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in police state
May 07, 2012
With World Press
Freedom Day upon us, the question looms, will the Zimbabwe Media
Commission be successful with their plan to establish a statutory
ran an article last week about the "Renewed assault on media"
where they describe the council as a tool to further "police
journalists". Using neighbouring South Africa as an example
it might be wise to learn a lesson or two. The idea of a statutory
media council is something any democracy should celebrate, but,
as we-ve seen in South Africa, democracy is often left abandoned
on the sidelines where media regulation is concerned. It seems that
the Zimbabwean government, instead of learning from South Africa-s
detrimental decision to "privatise" information, are
forging ahead in a dangerous attempt to emulate them.
existence of the Voluntary
Media Council of Zimbabwe (VMCZ) Zanu PF politicians are urging
for a stronger clampdown on private media. With traffic police tormenting
Zimbabweans left right and centre, Zimbabweans will now face another
loss of a democratic right, their right to freedom of speech and
Having a voluntary
media council may not be what a fully-fledged democracy needs, Zimbabwe
quite clearly isn-t one and a voluntary council is the best
we can do. Media councils function to remove the political riff-raff
from media control and work purely as an objective media monitoring
body. While the VMCZ promotes a professional and free media environment
and is self-regulatory, this is an 'ideal- that won-t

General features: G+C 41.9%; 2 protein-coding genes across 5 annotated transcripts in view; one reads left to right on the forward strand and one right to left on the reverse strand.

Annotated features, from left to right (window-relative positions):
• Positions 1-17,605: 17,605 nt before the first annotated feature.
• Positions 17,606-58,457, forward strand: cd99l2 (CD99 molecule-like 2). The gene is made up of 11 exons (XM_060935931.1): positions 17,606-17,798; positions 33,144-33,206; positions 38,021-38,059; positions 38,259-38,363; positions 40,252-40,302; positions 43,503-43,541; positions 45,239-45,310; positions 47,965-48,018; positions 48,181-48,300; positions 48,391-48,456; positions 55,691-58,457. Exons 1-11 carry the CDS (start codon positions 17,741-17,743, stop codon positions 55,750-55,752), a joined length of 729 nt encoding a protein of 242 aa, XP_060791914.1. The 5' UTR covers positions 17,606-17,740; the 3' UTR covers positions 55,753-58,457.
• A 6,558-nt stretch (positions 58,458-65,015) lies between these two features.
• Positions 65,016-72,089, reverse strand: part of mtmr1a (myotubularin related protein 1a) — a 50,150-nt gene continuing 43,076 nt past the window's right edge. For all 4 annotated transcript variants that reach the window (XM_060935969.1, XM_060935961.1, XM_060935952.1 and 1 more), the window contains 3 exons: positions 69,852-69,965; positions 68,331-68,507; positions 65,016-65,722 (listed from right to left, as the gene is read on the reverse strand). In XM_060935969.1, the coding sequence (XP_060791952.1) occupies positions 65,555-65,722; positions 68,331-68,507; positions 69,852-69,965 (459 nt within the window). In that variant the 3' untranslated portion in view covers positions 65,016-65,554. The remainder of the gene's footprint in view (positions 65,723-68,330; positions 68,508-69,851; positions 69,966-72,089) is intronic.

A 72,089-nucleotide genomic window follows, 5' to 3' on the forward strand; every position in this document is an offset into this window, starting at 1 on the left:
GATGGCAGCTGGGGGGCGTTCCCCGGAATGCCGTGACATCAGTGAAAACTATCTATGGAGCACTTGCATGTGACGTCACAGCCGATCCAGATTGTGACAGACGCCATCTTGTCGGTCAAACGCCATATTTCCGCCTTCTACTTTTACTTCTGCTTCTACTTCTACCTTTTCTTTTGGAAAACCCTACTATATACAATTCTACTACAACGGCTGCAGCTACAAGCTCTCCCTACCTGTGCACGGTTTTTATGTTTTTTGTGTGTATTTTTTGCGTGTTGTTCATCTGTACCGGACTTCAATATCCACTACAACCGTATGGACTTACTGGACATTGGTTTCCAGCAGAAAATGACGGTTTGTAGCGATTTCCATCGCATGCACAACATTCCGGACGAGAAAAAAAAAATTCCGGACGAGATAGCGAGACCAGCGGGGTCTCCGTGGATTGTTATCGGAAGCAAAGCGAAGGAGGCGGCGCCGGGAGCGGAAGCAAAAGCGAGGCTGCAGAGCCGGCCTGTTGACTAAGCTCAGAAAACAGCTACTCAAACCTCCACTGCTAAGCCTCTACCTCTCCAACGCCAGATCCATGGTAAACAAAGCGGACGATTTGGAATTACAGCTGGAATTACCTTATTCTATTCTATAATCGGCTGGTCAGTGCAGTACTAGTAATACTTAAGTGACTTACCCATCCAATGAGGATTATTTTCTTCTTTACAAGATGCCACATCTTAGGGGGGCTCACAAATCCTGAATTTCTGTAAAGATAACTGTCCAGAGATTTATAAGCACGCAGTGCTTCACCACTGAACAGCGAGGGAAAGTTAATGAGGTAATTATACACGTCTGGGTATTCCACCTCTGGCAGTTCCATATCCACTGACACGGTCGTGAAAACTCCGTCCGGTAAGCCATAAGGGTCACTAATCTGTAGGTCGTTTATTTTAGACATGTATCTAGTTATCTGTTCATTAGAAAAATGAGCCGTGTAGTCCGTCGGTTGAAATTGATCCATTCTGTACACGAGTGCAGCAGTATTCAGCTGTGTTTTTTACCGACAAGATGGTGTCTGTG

hold for ever - see South Africa for proof.
The South African
media scene faced huge attack after a number of scandals and general
skulduggery and strengthened their 'self-regulation-
policy. However, because a few of the big boys were burnt on the
way, government made the anti-democratic decision to pass a privacy
of information bill. If the media had had a more stringent media
council to begin with South African media perhaps wouldn-t
have fallen prey to a predator they may well have welcomed into
is a totally different ballgame, we all agree, but while the VMCZ
is a novel idea self regulation doesn-t always work. Imagine
a state-owned paper regulating itself, the idea is laughable. Perhaps
the idea of having an 'objective- media council in Zimbabwe
is crossing the line from pure idealism into the boundaries of insanity;
we need to start asking the question "Well, what now?"
Zinef chairman Brian Mangwende describes the move by the ZMC to
constitute a statutory media council in terms of the "draconian
Information and Protection of Privacy Act" as "patently
undemocratic and designed to asphyxiate freedom of the press and
broadly freedom of expression."
With the new
constitution being hashed out as we speak, one wonders what lies
in store for Zimbabwean media.
In a country
where democratic rights are dissolving daily before us we need to
begin, once again, to take lessons from our neighbours. South Africa
fought to the death for their democratic rights under a government
whose systematic policy was to take these away and for 18 years
they have had freedom from Apartheid. We-re celebrating 32
years of freedom. Look around. Are we really almost twice as far
ahead? The answer is pretty obvious. It-s time to stop pussy-footing
around, Zimbabweans need to fight for democracy and take charge
of a country for the people, by the people.
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